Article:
Darker skin

The polygyny rate correlates with darkness of skin, even after you control for latitude (Manning et al. 2004). This is particularly so in sub-Saharan Africa, where highly polygynous farming peoples are noticeable darker than the largely monogamous Pygmy and Khoisan hunter-gatherers. The reason may be a widespread mental association between gender and skin color. Because women are naturally lighter-skinned than men, traditional cultures tend to associate light skin with femininity and dark skin with masculinity (van den Berghe and Frost 1986). There is thus a selective compromise between natural selection for darker skin as a protection against solar radiation and sexual selection for lighter skin as a criterion of femininity (or darker skin as a criterion of masculinity). 

Because unmated women of any kind are scarce in a polygynous society, there is weaker sexual selection for women with lighter skin. This may be why farming peoples are noticeably darker-skinned in sub-Saharan Africa (Frost 2008).

Archaic admixture in West Africa

The ancient DNA study is also consistent with evidence that a partially archaic population used to live in West Africa. One piece of evidence is a skull from a Nigerian site (Iwo Eleru), which is only about 16,300 years old and yet is intermediate in shape between the skulls of modern humans on the one hand and the skulls of Neanderthals and Homo erectus on the other (Harvati et al. 2011; Stojanowski 2014). Furthermore, genomic analysis shows an apparently higher level of Neanderthal ancestry in the Yoruba of Nigeria than in the Luhya of Kenya. This admixture seems to come from a Neanderthal-like population that once lived in West Africa (Hawks 2012).


In the fifteenth century, Europeans discovered a continent whose inhabitants would have looked quite different a millennium earlier. Two tenth-century Arab geographers reported that "in the outer reaches of the land of the Zanj there are cool highlands in which live white Zanj" (Lewis 1990, p. 121, n. 3). The Zanj are the dark-skinned peoples of east Africa and the “white Zanj” were probably the Khoisan hunter-gatherers who once inhabited the inland plateau of southern Africa.

If we could rewind history, we would see true black Africans retreating progressively to West Africa and then to the area of the Niger’s headwaters. This leads us to a strange conclusion. When recorded history began, in Sumer and Egypt, black Africans were absent from most of Africa, even from most of West Africa. Perhaps they didn’t yet exist anywhere. The lands south of the Sahara were largely home to various hunter-gatherers who were small, almost childlike in build, and light reddish-brown in color.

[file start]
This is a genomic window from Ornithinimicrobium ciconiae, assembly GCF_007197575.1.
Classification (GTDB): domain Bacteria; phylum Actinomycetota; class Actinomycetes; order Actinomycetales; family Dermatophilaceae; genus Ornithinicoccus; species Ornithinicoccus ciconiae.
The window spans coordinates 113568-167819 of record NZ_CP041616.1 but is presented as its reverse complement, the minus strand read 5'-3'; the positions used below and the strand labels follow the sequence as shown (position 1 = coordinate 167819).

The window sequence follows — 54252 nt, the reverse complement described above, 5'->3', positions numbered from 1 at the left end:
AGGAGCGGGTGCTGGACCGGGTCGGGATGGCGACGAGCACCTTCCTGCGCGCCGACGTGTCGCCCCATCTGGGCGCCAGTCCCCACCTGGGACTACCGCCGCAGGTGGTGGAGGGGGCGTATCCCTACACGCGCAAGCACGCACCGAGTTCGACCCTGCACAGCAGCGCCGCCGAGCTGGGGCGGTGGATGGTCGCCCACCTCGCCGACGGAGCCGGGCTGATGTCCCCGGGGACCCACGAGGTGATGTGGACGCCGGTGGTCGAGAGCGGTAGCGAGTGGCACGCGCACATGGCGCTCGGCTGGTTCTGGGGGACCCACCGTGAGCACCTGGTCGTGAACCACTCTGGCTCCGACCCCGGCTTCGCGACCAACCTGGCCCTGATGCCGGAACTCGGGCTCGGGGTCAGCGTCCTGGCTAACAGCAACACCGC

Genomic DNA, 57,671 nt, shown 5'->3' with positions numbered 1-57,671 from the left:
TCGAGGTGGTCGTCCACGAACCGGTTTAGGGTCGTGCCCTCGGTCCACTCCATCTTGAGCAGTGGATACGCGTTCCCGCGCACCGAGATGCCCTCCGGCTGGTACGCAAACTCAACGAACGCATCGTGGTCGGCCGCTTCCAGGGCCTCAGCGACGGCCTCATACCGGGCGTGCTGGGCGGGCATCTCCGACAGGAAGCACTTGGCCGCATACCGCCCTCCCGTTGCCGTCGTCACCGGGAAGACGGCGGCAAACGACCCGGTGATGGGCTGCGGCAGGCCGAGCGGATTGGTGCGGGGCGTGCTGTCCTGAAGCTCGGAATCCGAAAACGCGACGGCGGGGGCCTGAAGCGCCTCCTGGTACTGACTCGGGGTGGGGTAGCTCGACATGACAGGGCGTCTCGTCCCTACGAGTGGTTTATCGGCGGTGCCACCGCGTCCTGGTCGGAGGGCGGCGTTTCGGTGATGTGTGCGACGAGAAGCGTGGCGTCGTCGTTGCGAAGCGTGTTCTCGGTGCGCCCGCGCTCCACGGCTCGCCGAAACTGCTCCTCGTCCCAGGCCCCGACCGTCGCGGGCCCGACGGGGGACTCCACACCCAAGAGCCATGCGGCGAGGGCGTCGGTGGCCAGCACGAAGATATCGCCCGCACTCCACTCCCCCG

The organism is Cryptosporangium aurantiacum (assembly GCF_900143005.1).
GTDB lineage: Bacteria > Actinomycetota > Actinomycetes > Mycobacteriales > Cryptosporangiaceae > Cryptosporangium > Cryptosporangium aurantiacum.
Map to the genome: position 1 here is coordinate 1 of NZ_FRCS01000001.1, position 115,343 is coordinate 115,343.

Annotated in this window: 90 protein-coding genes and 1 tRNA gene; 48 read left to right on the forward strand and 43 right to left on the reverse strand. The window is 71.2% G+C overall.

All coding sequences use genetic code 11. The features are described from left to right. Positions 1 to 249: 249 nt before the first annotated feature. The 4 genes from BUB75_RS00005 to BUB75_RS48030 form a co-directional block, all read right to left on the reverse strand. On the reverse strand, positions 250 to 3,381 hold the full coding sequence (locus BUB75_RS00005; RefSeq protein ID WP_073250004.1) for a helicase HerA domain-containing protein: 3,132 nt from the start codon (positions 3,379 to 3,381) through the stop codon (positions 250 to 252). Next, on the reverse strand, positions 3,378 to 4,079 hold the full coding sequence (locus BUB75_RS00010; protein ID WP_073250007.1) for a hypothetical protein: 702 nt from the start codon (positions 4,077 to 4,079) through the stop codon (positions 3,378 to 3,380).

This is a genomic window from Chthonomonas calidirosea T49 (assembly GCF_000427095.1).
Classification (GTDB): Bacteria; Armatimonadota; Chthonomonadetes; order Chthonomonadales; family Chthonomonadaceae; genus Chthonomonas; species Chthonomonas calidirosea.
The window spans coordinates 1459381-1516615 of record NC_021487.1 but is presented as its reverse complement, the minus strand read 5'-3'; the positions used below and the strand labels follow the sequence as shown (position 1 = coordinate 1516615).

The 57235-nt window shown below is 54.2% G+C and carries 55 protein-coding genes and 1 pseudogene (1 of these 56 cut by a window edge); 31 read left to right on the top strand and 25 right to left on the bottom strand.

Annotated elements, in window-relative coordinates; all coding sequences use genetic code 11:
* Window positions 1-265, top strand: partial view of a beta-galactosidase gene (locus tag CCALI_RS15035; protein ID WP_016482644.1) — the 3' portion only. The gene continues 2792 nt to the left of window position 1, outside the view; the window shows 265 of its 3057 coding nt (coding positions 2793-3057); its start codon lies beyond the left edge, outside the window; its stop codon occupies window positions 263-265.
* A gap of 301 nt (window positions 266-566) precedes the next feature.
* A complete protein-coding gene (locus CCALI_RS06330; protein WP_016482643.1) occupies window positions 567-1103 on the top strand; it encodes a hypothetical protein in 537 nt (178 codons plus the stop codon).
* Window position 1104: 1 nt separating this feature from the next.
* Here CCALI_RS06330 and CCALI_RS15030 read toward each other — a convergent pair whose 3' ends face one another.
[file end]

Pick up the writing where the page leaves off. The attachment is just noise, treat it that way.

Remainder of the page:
Afri, A. (2013). Existait-il des peuples en Côte d’Ivoire avant le XVIIIème siècle ?’ivoire-avant-le-xviiième-siÈcle

Blench, R. (1995). Recent developments in African language classification and their implications for prehistory. In T. Shaw, P. Sinclair, B. Andah, and A. Okpoko (Eds.) The Archaeology of Africa (pp. 126-138). London: Routledge.

Butovskaya M.L., O.E. Lazebny, V.A. Vasilyev, D.A. Dronova, D.V. Karelin, A.Z.P. Mabulla, et al. (2015). Androgen receptor gene polymorphism, aggression, and reproduction in Tanzanian foragers and pastoralists. PLoS ONE 10(8): e0136208. 

Delafosse, M. (1922). Les Noirs de l’Afrique. Paris: Collection Payot.

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Frost, P. (2008). Origins of black Africans, Evo and Proud, February 10

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Harris, D.R. (1976). Traditional systems of plant food production and the origins of agriculture in West Africa. In J.R. Harlan, J.M.J. De Wet, and A.B.L. Stemler. (ed.) Origins of African Plant Domestication, (pp. 311-356), The Hague: Moulton.

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Al Smith said...

I wonder if these malarial adaptations could really just come from introgression with a ghost population,

IIRC, their estimated origin time links them to agriculture, but I wonder whether this could just be coincident to the expansion. If something was under strong enough selective pressure, would it even be possible to tell that it came from a ghost population?

Could they be older mutations than we think they are?

Anonymous said...

"The lands south of the Sahara were largely home to various hunter-gatherers who were small, almost childlike in build, and light reddish-brown in color."